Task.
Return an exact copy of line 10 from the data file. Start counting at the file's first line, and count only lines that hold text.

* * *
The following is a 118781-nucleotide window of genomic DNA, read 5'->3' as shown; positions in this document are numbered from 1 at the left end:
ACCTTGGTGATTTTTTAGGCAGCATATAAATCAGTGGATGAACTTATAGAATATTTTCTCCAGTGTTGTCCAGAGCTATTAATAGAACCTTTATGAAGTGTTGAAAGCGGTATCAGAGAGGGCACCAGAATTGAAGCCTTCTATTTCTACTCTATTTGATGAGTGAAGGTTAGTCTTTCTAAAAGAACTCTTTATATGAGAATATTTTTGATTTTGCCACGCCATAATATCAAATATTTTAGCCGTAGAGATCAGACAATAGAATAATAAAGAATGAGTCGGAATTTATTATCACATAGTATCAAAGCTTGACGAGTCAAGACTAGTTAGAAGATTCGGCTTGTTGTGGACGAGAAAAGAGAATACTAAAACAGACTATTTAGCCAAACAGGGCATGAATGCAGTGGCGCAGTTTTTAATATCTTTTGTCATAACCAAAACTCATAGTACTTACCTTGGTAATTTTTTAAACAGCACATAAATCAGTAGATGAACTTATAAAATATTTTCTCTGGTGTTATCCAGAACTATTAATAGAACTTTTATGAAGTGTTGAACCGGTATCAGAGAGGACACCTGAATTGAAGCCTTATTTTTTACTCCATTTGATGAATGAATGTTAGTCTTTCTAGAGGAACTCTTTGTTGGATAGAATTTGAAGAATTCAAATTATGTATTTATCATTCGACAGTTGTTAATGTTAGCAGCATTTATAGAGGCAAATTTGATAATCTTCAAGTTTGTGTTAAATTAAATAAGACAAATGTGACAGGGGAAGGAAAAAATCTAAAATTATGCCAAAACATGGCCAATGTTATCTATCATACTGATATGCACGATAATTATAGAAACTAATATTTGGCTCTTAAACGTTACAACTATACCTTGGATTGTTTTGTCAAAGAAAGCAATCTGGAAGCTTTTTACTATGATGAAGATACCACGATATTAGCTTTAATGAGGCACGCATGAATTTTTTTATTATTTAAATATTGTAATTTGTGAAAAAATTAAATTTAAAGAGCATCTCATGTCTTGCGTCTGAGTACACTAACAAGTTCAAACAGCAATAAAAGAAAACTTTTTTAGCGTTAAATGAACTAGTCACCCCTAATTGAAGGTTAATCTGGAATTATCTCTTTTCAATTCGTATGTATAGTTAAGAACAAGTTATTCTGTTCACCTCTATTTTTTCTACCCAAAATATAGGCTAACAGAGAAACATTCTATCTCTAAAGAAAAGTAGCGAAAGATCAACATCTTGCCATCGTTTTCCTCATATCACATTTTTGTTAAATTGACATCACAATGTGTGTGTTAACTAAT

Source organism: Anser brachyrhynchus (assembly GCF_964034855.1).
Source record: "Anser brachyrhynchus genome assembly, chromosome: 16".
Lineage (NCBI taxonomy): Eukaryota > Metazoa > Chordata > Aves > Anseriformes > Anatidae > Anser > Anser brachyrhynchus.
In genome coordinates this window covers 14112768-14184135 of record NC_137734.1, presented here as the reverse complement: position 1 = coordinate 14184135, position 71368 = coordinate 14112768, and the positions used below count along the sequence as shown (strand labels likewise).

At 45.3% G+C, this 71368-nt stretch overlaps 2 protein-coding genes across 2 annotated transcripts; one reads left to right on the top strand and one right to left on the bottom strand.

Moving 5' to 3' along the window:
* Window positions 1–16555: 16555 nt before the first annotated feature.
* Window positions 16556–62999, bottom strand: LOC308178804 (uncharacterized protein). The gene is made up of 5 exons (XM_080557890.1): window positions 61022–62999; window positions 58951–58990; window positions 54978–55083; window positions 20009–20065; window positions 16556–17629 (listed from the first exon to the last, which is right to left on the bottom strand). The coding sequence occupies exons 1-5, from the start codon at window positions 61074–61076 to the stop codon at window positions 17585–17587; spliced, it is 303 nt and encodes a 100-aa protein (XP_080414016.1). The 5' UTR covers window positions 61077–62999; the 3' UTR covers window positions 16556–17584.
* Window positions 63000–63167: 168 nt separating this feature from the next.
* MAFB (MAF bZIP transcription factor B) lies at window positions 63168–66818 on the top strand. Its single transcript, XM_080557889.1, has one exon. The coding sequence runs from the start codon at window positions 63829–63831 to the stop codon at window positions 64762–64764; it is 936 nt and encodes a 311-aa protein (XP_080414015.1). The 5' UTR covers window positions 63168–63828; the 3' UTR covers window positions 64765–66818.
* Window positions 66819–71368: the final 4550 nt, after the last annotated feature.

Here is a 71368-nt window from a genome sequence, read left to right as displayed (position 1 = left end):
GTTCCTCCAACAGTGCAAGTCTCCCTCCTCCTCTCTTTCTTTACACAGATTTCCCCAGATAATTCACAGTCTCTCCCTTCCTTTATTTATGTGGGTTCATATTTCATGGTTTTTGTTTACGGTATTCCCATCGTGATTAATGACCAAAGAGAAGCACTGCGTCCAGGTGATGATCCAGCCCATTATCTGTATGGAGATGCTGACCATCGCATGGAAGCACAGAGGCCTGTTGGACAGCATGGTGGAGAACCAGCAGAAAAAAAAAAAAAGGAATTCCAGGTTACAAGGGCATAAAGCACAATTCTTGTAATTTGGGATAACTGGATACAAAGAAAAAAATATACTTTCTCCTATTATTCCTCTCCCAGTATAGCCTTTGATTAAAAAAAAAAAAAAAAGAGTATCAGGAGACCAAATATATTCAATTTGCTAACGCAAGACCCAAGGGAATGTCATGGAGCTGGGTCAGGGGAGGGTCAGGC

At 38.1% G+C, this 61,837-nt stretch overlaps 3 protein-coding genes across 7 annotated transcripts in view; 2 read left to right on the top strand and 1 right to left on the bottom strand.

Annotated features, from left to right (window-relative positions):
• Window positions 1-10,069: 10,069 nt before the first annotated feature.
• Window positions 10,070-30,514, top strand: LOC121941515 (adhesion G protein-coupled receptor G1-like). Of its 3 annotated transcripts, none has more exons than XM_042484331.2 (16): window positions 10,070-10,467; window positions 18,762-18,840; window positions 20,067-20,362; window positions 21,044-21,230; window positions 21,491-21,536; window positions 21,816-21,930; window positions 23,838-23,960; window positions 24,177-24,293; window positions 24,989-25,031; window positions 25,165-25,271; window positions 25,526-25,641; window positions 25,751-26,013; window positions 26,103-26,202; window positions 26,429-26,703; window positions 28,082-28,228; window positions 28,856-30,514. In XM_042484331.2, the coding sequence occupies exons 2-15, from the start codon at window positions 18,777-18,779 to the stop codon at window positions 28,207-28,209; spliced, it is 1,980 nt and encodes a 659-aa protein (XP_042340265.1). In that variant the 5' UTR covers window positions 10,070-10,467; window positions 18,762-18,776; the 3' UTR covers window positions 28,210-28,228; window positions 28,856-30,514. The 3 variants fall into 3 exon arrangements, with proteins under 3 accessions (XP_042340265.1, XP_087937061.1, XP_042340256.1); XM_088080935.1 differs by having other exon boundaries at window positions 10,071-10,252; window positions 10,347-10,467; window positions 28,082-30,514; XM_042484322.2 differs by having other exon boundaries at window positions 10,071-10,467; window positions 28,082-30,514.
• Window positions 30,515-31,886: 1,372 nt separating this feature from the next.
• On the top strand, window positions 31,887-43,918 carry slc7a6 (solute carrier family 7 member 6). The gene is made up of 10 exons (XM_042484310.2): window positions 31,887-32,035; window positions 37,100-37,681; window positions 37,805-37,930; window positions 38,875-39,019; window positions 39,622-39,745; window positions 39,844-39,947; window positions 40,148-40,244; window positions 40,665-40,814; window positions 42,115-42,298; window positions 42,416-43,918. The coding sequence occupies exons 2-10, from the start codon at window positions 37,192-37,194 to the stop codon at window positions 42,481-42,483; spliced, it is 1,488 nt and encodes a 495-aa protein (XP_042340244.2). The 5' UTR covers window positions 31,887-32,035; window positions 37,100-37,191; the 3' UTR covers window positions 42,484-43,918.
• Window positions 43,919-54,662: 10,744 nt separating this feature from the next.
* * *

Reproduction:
* Window positions 16556–62999, bottom strand: LOC308178804 (uncharacterized protein). The gene is made up of 5 exons (XM_080557890.1): window positions 61022–62999; window positions 58951–58990; window positions 54978–55083; window positions 20009–20065; window positions 16556–17629 (listed from the first exon to the last, which is right to left on the bottom strand). The coding sequence occupies exons 1-5, from the start codon at window positions 61074–61076 to the stop codon at window positions 17585–17587; spliced, it is 303 nt and encodes a 100-aa protein (XP_080414016.1). The 5' UTR covers window positions 61077–62999; the 3' UTR covers window positions 16556–17584.